You are here
Here and Now: When Mark Making Embodies the World
Here and Now is a moment all artists experience; a moment when time and space coalesce. In the here and now of making, all sense of a world outside the immediacy of the art activity disperses. In what Barbara Bolt describes as the heat of practice, of ‘working hot’ (Bolt, 2004) intense focus is given to bringing the marks and the materials to life. At such times the brush seems to have a life of its own, the colours on the canvas sing, the form magically shapes itself and there is a just rightness in the act of creation. In the here and now of artistic practice, the artist is able to perceive the world anew. In turn the resultant art work extends the potential of that insight to the viewer.
Curated by Katherine Wilkinson, the exhibition Here&Now13 surveyed the works of eleven contemporary Western Australian artists with a disability. This particular iteration of the series, which is designed to provide ‘a snapshot of … the creative enterprise of Western Australian artists working at the cutting edge of contemporary visual arts practice’ (Snell, 2013, p.2), was the culmination of a key partnership between the Department of Culture and the Arts, the Disability Service Commission, DADAA and the Lawrence Wilson Art Gallery. Whilst this acknowledgement by mainstream cultural institutions is an important recognition for artists who are often located at the margins of conventional art history and its practices, for me the exhibition provided an opportunity to reflect upon the power of art to envisage the world.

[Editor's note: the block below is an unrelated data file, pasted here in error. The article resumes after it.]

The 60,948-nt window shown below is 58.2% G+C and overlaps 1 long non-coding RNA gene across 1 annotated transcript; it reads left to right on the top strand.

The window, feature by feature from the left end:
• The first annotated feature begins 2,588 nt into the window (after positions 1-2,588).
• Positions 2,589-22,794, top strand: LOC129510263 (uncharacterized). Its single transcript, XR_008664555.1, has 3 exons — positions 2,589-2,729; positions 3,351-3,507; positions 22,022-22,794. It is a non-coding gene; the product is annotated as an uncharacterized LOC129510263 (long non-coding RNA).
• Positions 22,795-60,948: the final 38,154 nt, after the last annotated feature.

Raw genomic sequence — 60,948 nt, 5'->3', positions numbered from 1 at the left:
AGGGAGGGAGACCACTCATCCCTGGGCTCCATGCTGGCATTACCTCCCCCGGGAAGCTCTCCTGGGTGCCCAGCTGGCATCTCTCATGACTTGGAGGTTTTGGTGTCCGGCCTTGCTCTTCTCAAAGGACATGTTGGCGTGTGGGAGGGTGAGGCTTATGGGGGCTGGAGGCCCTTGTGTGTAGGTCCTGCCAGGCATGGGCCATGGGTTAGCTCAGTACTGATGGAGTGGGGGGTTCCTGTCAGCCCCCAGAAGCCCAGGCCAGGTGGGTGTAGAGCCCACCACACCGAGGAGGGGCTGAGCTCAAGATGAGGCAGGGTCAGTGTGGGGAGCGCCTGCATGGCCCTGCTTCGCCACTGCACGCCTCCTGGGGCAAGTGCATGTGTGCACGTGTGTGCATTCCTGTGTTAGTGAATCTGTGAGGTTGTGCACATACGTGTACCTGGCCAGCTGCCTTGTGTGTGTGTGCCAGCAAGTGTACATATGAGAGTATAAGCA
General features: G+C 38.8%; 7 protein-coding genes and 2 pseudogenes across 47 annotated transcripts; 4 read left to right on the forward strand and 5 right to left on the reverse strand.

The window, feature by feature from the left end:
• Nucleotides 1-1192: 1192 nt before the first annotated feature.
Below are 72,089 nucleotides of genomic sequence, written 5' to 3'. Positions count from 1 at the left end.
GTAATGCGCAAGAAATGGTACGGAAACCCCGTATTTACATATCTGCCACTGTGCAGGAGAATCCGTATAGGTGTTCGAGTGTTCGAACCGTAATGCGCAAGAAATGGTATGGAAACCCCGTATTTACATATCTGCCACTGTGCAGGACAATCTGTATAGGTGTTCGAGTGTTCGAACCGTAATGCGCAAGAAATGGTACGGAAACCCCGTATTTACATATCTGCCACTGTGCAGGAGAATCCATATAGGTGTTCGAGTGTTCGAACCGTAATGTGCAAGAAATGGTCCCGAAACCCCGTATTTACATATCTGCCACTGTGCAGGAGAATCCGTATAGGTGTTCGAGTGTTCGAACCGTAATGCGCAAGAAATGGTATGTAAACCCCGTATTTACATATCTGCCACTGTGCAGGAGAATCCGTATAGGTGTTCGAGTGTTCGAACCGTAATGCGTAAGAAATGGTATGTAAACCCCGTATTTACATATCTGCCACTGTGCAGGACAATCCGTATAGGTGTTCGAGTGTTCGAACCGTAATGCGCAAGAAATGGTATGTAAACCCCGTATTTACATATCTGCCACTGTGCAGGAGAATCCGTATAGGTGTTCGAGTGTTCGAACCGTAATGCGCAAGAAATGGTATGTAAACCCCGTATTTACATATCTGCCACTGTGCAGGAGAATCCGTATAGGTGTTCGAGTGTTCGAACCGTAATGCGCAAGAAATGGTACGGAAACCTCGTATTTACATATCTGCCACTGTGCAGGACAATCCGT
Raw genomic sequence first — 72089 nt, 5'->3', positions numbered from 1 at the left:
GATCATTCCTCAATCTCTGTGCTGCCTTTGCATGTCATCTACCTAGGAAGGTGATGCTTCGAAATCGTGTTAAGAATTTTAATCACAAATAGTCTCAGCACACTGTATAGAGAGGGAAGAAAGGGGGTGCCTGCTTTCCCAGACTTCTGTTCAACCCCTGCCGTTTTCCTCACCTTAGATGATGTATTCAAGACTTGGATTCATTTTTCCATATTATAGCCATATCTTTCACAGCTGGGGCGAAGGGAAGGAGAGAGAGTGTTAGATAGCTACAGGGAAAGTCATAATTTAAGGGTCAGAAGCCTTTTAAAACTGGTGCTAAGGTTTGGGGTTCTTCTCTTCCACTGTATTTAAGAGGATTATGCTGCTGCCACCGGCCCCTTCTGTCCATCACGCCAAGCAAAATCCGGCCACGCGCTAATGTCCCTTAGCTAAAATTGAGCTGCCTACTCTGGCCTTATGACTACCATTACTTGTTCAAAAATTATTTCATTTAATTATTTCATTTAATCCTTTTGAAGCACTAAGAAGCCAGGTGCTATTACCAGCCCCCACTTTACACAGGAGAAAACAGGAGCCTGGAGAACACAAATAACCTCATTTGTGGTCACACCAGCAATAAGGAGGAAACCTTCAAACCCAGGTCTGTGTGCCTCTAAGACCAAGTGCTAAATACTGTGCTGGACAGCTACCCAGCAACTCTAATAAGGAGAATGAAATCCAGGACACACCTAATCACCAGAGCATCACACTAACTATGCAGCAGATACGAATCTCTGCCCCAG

Through the various approaches of these artists, in the here and now of this exhibition, I glimpsed the wonder of being in the world in both its rich vibrant splendour and its tender moments of intimate reflection. And it was the oscillation between these polarities of being that provided an undercurrent to my delight in these works.